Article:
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Publication numberUS2678457 A
Publication typeGrant
Publication dateMay 18, 1954
Filing dateJan 23, 1950
Priority dateJan 23, 1950
Publication numberUS 2678457 A, US 2678457A, US-A-2678457, US2678457 A, US2678457A
InventorsJack Demo Max, Smith Cloyd D
Original AssigneeJack Demo Max, Smith Cloyd D
Export CitationBiBTeX, EndNote, RefMan
External Links: USPTO, USPTO Assignment, Espacenet
Scrubbing brush operated by water power
US 2678457 A
Abstract  available in
Images(1)
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Claims  available in
Description  (OCR text may contain errors)

M. J. DEMO ET AL SCRUBBING BRUSH OPERATED BY WATER POWER Filed Jan.' 2s, 195o i May 1s, 1954 2,678,457

7 A INVENTORS Mx' 1746K LEM@ 20 Patented May 18, 1954 SCRUBBING BRUSH OPERATED BY WATER POWER Max Jack Demo, West Los Angeles, and Cloyd D.

` Smith, Pacific Palisades, Calif.

Application January 23, 1950, Serial No. 140,078

7 Claims.

This invention relates to scrubbing brushes operated by water power, and more particularly to a` hand brush which can be held in the hand of the user and manipulated for washing automobiles and other purposes, and where the water which drives therotatable brush is directed to the brush as the cleaning fluid used therewith.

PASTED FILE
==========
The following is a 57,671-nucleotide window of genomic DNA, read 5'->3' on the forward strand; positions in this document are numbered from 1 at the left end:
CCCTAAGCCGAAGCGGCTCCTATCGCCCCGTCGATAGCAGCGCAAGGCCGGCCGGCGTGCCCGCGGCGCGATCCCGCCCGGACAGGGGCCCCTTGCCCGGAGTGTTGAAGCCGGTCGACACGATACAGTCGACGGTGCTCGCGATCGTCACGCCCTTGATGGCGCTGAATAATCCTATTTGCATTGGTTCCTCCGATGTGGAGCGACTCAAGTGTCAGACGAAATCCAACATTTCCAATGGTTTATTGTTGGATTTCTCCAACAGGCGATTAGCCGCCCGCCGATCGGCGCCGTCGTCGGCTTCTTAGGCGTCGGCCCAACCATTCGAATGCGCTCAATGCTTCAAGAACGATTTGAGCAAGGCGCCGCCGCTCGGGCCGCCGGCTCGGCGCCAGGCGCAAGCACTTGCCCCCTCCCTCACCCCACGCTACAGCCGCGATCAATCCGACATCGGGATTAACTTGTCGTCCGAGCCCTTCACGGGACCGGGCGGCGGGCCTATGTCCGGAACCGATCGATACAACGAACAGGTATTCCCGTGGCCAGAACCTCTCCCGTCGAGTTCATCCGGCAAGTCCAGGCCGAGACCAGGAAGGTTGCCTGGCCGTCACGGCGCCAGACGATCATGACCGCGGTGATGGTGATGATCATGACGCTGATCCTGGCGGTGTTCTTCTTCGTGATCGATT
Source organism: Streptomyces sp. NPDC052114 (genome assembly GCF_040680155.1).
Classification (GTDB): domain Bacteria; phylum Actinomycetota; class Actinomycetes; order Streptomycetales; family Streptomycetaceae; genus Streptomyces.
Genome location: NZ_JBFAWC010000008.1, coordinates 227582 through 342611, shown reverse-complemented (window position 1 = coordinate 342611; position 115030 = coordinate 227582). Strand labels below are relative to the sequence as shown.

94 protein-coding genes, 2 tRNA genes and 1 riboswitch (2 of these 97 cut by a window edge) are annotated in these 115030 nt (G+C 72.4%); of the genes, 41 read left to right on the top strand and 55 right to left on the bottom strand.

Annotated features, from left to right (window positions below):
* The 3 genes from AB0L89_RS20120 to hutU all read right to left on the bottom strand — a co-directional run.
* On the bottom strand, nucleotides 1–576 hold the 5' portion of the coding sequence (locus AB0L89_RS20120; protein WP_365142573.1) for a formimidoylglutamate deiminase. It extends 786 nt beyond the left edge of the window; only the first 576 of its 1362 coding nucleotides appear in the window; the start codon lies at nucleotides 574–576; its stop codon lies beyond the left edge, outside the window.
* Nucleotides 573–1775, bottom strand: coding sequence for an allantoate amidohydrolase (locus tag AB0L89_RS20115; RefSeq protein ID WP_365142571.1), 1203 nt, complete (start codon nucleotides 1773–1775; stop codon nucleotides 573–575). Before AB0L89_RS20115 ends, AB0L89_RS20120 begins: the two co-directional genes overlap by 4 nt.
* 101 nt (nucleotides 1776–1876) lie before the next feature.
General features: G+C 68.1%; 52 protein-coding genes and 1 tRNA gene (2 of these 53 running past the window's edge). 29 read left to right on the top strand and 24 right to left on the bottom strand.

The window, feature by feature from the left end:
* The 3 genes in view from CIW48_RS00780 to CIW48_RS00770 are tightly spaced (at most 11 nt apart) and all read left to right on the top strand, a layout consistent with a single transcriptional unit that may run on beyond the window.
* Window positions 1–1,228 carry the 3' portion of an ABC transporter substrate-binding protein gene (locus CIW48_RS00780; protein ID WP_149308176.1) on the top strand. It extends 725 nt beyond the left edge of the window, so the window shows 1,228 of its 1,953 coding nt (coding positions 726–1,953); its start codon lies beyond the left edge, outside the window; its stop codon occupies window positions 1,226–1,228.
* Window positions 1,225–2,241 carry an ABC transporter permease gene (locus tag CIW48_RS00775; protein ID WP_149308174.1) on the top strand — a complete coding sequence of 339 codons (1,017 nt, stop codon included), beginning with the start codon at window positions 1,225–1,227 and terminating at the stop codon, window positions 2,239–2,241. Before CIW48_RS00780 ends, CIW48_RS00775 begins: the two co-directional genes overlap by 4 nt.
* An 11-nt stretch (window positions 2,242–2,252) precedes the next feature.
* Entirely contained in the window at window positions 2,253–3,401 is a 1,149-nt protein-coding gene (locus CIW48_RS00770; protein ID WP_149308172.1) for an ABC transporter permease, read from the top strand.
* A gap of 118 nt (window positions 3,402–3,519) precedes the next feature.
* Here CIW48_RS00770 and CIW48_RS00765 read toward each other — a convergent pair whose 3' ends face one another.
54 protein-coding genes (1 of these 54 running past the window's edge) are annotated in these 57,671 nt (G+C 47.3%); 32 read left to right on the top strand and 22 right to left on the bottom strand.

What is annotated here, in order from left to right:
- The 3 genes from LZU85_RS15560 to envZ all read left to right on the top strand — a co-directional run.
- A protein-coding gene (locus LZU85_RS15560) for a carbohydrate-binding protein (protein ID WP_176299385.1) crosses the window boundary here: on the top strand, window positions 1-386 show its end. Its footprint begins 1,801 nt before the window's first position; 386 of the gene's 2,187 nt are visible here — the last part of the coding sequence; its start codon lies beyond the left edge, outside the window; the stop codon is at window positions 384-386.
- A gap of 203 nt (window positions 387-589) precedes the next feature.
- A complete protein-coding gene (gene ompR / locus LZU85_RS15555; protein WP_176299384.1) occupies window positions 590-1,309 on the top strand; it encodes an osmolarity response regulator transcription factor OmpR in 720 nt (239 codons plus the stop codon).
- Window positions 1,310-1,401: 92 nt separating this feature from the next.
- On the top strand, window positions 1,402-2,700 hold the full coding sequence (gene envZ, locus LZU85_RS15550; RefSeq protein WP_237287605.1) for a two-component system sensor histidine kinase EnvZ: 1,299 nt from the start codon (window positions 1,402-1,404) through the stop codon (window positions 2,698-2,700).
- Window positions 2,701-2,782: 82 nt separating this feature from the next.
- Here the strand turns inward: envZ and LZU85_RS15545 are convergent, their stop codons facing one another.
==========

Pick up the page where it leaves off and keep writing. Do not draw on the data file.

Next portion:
Among the salient objects of the invention are: To provide a scrubbing brush `of the character referred to in which the handle not only has the water passageway therethrough, but in which, around said water passageway, is a soap container for liquid soap, with means easily operated by the hand or thumb of the user, to admit soap into the stream of water passing through the handle to the brush; to provide in a brush of the character referred to an improved rotor in the top part of the body of the brush, with means for directing the water against said rotor for driving it, with a train of gears therefrom, in a chamber below said rotor chamber, for driving a rotatable scrubbing brush supported in the lower, open bottom of said brush body; to provide means for detachably connecting the scrub brush in operating position to the drive member, whereby it can be easily disconnected for cleaning, repair or to be intel-changed for another brush.

Other objects and advantages will appear from the following more detailed description of one practical embodiment thereof, taken with the accompanying sheet of drawings, inwhich:

Figure 1 is a plan view or elevation of a scrubbing brush embodying my invention;

Figure 2 is a vertical sectional View through the brush body and a part of the handle, to Vshow the interior construction and arrangement;

Figure 3 is a fragmentary view of the handle, partly in section;

Figure 4 is a sectional View taken on line 4 4, Fig. 2;

' AFigure 5 is a plan view of the" member on top of the brush; r

Figure 6 is a sectional view, on line E--S of Fig. 2;